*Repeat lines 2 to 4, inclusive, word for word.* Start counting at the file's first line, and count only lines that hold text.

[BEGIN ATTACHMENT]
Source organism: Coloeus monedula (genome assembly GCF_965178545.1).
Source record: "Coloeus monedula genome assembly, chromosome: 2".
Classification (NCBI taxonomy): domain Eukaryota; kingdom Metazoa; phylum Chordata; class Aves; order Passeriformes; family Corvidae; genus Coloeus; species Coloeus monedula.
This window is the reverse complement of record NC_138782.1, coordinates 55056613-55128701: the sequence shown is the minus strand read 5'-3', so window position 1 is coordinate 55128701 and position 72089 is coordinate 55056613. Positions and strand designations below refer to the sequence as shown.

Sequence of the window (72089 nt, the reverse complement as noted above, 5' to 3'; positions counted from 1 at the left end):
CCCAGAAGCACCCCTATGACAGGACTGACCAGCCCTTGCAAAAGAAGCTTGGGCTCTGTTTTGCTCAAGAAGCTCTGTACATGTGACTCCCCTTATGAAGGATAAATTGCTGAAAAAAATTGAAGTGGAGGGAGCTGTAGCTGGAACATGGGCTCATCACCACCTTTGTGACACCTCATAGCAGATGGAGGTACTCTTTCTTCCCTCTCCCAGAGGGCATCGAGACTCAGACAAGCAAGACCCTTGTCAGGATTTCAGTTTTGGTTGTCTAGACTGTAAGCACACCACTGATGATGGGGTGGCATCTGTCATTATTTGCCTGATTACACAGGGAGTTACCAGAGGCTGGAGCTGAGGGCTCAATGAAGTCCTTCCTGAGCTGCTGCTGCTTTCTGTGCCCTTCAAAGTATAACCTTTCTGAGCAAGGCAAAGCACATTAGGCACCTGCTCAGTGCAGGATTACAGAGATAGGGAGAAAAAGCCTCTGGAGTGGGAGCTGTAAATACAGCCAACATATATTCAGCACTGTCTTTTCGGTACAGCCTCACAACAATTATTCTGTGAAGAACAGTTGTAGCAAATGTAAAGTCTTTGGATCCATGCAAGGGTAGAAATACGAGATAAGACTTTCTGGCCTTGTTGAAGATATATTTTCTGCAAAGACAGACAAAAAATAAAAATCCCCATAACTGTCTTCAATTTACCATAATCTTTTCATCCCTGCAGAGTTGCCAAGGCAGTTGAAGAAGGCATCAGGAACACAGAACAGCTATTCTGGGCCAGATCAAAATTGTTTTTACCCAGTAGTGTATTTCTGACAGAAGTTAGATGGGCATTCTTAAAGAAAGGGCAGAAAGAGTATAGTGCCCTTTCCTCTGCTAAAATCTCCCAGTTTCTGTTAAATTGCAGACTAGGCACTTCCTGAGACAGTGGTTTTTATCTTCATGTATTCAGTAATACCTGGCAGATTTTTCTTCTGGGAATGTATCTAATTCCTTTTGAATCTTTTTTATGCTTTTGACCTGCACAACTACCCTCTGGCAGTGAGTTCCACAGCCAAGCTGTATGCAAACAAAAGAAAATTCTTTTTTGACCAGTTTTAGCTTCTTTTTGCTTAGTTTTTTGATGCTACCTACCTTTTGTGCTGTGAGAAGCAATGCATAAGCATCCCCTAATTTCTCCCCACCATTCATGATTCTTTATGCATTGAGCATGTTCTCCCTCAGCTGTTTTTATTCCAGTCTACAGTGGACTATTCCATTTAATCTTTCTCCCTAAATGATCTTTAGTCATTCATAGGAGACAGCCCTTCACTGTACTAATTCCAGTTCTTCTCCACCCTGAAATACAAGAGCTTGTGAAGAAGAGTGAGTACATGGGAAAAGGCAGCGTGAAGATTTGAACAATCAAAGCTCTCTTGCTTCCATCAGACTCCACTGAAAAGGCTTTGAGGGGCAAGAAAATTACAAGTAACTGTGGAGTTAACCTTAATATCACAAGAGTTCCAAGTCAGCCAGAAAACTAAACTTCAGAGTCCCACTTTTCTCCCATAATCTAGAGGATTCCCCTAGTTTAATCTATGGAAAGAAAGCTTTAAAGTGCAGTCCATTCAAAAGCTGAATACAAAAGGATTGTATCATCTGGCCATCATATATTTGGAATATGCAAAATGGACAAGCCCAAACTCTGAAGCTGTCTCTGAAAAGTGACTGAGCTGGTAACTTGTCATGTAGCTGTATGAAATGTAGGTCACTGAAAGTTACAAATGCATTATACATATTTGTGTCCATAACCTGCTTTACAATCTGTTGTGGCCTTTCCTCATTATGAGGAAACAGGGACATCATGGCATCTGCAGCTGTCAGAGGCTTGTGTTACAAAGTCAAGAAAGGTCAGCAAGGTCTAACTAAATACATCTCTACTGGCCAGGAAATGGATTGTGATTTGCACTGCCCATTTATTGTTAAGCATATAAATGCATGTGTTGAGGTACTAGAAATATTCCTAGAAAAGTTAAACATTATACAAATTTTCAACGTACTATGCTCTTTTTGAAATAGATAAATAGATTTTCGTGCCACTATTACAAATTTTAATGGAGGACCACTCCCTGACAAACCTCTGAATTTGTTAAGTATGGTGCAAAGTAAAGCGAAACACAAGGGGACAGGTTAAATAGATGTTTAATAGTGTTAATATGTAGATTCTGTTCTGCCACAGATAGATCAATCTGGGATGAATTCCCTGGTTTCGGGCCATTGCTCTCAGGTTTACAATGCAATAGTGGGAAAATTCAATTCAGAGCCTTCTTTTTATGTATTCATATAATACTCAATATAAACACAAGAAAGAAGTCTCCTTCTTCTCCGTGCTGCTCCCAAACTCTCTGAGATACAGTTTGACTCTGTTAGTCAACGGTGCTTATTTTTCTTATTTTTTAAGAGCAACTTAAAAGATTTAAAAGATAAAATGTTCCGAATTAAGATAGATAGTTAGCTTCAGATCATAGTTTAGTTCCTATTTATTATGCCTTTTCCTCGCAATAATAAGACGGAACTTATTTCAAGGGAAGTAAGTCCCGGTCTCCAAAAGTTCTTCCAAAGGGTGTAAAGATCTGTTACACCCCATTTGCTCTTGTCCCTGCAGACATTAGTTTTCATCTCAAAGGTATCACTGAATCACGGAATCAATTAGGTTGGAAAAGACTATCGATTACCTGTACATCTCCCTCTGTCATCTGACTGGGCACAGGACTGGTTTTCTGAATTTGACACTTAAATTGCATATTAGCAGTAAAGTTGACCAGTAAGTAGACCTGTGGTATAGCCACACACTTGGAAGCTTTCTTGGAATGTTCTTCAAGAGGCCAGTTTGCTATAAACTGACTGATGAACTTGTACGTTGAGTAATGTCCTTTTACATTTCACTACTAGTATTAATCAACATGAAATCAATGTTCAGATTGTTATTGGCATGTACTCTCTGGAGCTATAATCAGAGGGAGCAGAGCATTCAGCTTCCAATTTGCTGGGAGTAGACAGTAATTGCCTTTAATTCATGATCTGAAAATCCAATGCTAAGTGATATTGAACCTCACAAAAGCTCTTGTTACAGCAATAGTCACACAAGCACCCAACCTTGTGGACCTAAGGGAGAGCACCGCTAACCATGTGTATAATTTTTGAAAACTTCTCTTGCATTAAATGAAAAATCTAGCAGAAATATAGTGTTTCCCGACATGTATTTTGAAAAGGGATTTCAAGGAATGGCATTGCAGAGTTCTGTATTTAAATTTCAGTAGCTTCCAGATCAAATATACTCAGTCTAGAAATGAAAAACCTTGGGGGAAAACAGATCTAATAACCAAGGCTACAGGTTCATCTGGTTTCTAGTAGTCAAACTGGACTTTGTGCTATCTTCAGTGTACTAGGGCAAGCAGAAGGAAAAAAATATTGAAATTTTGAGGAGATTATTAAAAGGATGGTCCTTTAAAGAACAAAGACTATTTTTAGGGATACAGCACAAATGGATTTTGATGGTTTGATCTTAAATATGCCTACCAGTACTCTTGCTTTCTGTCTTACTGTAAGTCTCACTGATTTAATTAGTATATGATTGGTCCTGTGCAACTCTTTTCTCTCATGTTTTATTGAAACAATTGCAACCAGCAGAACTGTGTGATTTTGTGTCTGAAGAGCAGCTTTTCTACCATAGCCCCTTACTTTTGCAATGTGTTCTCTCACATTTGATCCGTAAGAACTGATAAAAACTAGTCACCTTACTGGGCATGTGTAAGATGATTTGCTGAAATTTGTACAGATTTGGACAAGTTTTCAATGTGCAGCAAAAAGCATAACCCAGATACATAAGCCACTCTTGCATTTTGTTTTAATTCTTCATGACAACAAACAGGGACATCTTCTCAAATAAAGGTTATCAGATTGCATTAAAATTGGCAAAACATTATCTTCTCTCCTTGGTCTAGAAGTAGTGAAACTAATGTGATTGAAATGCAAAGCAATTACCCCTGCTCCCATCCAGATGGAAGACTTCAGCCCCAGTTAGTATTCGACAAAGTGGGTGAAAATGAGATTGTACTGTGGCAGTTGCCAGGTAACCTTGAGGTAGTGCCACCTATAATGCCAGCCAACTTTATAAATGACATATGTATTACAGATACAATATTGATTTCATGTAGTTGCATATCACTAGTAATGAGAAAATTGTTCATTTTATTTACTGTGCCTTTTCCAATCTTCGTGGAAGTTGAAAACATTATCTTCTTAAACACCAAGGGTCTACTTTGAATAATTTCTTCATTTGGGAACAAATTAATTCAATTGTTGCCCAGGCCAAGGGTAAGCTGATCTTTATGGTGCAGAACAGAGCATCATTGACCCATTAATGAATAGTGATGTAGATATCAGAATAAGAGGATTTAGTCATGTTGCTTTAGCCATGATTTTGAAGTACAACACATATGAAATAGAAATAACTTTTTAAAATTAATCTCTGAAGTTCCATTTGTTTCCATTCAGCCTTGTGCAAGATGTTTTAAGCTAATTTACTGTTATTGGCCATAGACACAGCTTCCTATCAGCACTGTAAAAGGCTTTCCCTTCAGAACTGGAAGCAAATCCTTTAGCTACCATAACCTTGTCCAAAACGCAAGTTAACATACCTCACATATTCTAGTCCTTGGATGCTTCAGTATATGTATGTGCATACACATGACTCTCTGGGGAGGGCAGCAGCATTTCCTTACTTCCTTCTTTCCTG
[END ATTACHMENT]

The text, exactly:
Source record: "Coloeus monedula genome assembly, chromosome: 2".
Classification (NCBI taxonomy): domain Eukaryota; kingdom Metazoa; phylum Chordata; class Aves; order Passeriformes; family Corvidae; genus Coloeus; species Coloeus monedula.
This window is the reverse complement of record NC_138782.1, coordinates 55056613-55128701: the sequence shown is the minus strand read 5'-3', so window position 1 is coordinate 55128701 and position 72089 is coordinate 55056613. Positions and strand designations below refer to the sequence as shown.